A New Brunswick veteran who says his life has been forever changed due to Agent Orange exposure is fighting the federal government for compensation.
For months, 82-year-old Basil McAllister has been preparing to represent himself in the case, and today he didn’t back down in a Fredericton courtroom.
“I have prostate cancer, I have bone cancer, I have skin cancer, and I’m a four-needle-a-day Type 2 Diabetic,” says the Burton, N.B. resident.
The deadly dioxin Agent Orange was sprayed at CFB Gagetown during the 1960s while McAllister worked on the base.
He claims he worked closely with 10 other people who have since received monthly payments for their own Agent Orange damages.
“For some reason, the panel members who reviewed my case five times declined to give me a pension,” he says.
Officials with the federal government say that in order to receive a pension for Agent Orange compensation, a claimant must prove there was direct exposure to the chemical.
In court today, Veterans Affairs argued that McAllister’s direct exposure evidence was insufficient and not credible, adding that decisions made about other pensions are irrelevant to his case.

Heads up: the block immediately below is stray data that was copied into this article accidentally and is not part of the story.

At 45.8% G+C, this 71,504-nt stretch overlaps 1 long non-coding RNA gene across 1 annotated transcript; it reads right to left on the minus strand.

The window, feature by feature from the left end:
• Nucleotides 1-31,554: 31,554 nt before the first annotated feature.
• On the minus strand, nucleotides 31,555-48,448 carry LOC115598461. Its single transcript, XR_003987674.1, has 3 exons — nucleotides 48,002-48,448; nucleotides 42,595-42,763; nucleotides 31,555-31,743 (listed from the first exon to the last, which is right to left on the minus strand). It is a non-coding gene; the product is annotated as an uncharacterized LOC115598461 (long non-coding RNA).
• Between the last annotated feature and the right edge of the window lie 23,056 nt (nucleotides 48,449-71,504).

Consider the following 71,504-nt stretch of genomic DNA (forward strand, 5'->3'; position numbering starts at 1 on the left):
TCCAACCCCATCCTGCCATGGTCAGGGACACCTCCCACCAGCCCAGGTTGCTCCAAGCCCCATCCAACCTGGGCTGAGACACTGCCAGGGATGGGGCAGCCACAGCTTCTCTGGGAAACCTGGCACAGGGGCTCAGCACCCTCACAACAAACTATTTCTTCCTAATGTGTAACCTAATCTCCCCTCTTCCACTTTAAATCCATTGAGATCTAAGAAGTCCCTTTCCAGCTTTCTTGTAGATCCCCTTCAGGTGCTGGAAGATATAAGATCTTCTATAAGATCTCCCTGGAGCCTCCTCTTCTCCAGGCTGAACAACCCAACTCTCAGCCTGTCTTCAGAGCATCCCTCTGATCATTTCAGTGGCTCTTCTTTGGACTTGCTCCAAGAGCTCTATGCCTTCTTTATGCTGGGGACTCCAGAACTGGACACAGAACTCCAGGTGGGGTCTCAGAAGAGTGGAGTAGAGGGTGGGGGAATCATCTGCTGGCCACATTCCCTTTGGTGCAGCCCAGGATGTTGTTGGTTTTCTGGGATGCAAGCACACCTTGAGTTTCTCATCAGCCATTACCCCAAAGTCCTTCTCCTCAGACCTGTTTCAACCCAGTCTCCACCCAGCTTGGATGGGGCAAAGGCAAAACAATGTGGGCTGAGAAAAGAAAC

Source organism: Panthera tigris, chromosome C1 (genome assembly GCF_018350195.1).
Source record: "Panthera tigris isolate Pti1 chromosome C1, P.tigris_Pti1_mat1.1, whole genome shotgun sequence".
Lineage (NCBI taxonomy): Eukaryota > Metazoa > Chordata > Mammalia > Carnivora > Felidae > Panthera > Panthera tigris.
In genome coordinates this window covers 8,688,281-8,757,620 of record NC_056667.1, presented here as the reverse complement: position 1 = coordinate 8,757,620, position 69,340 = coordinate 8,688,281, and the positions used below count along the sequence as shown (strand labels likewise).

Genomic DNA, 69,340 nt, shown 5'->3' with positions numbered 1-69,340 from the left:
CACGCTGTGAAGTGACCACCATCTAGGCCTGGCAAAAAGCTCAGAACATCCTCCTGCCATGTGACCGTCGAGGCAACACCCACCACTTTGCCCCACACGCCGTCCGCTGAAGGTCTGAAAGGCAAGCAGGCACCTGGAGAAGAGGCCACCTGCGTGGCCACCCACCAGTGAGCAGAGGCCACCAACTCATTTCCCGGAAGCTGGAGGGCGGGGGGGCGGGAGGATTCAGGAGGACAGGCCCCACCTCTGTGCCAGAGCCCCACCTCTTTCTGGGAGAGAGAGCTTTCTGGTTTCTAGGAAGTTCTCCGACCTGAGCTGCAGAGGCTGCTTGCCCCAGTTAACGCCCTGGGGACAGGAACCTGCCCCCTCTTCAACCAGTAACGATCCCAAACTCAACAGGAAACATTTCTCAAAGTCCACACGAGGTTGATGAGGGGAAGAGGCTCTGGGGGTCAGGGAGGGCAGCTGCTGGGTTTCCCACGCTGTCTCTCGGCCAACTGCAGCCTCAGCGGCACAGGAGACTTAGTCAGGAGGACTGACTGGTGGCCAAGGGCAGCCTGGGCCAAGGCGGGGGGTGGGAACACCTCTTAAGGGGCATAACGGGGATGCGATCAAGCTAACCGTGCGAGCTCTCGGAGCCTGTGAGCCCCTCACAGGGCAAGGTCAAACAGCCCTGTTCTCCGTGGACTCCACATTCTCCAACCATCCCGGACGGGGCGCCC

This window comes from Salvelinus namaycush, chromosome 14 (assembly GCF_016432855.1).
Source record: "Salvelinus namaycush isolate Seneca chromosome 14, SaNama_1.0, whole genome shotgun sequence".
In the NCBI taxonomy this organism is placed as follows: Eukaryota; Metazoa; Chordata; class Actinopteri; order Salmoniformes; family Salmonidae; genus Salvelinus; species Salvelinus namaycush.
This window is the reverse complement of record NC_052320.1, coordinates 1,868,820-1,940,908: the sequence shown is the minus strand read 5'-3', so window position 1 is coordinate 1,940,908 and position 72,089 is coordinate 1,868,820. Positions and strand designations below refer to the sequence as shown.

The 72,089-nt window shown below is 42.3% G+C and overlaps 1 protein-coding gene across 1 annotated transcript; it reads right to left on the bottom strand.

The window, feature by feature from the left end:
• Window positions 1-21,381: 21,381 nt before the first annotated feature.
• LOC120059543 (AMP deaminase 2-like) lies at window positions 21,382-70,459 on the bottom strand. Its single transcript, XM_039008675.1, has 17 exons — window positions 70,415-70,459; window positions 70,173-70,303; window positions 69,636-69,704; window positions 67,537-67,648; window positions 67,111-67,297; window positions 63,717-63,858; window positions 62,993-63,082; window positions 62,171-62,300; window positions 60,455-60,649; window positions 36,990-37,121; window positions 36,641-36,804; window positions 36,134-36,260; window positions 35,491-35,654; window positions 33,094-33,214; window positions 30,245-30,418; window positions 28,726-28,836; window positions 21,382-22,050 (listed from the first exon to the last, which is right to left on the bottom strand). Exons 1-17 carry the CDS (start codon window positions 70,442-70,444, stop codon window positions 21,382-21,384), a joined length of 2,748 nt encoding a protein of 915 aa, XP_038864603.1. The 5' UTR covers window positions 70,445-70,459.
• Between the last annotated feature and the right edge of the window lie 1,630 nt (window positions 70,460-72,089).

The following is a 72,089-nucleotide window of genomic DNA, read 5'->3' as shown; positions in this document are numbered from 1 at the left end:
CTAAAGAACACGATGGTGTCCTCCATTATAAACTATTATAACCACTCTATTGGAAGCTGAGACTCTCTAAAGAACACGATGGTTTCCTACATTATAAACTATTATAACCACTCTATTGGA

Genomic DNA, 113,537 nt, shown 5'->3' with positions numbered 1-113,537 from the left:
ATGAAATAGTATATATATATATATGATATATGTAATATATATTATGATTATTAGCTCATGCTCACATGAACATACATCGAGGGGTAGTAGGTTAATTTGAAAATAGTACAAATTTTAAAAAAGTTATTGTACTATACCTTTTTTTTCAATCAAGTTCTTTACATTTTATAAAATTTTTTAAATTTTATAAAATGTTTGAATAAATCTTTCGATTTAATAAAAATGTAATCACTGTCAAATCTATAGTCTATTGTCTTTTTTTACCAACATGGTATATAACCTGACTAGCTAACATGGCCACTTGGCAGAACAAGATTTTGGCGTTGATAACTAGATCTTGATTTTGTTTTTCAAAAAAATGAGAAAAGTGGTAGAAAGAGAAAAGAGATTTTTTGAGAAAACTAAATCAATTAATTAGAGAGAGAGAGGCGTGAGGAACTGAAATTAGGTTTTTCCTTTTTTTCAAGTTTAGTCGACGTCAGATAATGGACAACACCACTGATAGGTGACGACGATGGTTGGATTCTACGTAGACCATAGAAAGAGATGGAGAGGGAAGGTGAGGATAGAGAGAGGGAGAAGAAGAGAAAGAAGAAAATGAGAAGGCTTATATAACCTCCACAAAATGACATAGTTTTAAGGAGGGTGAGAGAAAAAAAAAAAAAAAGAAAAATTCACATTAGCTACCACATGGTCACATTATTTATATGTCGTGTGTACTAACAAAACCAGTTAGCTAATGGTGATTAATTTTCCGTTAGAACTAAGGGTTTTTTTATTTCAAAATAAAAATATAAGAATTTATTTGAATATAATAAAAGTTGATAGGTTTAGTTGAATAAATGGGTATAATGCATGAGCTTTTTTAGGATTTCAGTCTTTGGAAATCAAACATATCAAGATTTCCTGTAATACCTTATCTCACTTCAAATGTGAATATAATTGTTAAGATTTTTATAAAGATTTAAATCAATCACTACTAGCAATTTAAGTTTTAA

Many of the veteran’s family members and friends appeared in court today to show their support, including some people who worked with McAllister at CFB Gagetown.
“Who in Veterans Affairs can prove that we weren’t sprayed on?” asks Christopher Tucker.
“If he and 10 other people or whatever are in the same region, and I don’t think the mosquitoes took the spray away,” says Harry Harkes.
McAllister’s case is also attracting attention from other complainants in the midst of their own fight for Agent Orange compensation.
“Two people can have the same illness. One gets approved, one doesn’t,” says Marie Hogan, a member of the Widows on the Warpath group. “There’s no need for that. It should be consistent across the board.”
The judge in the case has reserved her decision to be made public at a later time.
McAllister says he has made it this far, and he is prepared to wait it out.